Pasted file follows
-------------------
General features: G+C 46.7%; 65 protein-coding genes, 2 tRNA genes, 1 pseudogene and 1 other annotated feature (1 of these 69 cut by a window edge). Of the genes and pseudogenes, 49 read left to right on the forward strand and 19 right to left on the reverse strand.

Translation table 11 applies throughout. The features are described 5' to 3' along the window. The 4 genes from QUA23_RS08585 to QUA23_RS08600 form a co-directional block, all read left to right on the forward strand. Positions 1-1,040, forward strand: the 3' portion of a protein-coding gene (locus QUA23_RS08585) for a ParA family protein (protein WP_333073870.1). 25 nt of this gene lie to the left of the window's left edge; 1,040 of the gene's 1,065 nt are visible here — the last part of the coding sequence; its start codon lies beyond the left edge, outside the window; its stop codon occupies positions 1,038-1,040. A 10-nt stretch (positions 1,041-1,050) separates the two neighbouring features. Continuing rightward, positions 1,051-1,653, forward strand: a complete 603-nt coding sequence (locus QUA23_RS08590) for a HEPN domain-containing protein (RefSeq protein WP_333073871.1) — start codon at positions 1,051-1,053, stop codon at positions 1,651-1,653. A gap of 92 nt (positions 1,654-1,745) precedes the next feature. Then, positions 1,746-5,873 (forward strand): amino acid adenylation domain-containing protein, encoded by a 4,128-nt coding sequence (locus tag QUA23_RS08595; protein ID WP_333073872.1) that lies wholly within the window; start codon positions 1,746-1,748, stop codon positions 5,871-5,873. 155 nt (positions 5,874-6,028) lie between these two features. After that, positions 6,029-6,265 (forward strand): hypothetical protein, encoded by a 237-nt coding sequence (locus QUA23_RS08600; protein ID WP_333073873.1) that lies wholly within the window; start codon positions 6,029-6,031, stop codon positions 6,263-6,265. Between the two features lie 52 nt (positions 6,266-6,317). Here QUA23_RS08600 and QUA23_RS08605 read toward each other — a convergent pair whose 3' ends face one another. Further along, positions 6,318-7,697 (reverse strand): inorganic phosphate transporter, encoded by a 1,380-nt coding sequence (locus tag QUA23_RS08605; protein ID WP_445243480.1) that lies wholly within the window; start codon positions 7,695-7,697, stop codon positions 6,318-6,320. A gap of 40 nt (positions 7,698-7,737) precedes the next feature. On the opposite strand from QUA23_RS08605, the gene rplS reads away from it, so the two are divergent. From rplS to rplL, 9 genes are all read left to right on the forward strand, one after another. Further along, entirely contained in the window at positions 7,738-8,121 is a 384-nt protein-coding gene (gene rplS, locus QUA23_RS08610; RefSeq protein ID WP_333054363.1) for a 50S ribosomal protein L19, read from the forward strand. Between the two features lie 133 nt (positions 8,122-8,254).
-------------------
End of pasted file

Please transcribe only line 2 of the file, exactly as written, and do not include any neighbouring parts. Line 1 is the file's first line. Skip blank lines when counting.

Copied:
Translation table 11 applies throughout. The features are described 5' to 3' along the window. The 4 genes from QUA23_RS08585 to QUA23_RS08600 form a co-directional block, all read left to right on the forward strand. Positions 1-1,040, forward strand: the 3' portion of a protein-coding gene (locus QUA23_RS08585) for a ParA family protein (protein WP_333073870.1). 25 nt of this gene lie to the left of the window's left edge; 1,040 of the gene's 1,065 nt are visible here — the last part of the coding sequence; its start codon lies beyond the left edge, outside the window; its stop codon occupies positions 1,038-1,040. A 10-nt stretch (positions 1,041-1,050) separates the two neighbouring features. Continuing rightward, positions 1,051-1,653, forward strand: a complete 603-nt coding sequence (locus QUA23_RS08590) for a HEPN domain-containing protein (RefSeq protein WP_333073871.1) — start codon at positions 1,051-1,053, stop codon at positions 1,651-1,653. A gap of 92 nt (positions 1,654-1,745) precedes the next feature. Then, positions 1,746-5,873 (forward strand): amino acid adenylation domain-containing protein, encoded by a 4,128-nt coding sequence (locus tag QUA23_RS08595; protein ID WP_333073872.1) that lies wholly within the window; start codon positions 1,746-1,748, stop codon positions 5,871-5,873. 155 nt (positions 5,874-6,028) lie between these two features. After that, positions 6,029-6,265 (forward strand): hypothetical protein, encoded by a 237-nt coding sequence (locus QUA23_RS08600; protein ID WP_333073873.1) that lies wholly within the window; start codon positions 6,029-6,031, stop codon positions 6,263-6,265. Between the two features lie 52 nt (positions 6,266-6,317). Here QUA23_RS08600 and QUA23_RS08605 read toward each other — a convergent pair whose 3' ends face one another. Further along, positions 6,318-7,697 (reverse strand): inorganic phosphate transporter, encoded by a 1,380-nt coding sequence (locus tag QUA23_RS08605; protein ID WP_445243480.1) that lies wholly within the window; start codon positions 7,695-7,697, stop codon positions 6,318-6,320. A gap of 40 nt (positions 7,698-7,737) precedes the next feature. On the opposite strand from QUA23_RS08605, the gene rplS reads away from it, so the two are divergent. From rplS to rplL, 9 genes are all read left to right on the forward strand, one after another. Further along, entirely contained in the window at positions 7,738-8,121 is a 384-nt protein-coding gene (gene rplS, locus QUA23_RS08610; RefSeq protein ID WP_333054363.1) for a 50S ribosomal protein L19, read from the forward strand. Between the two features lie 133 nt (positions 8,122-8,254).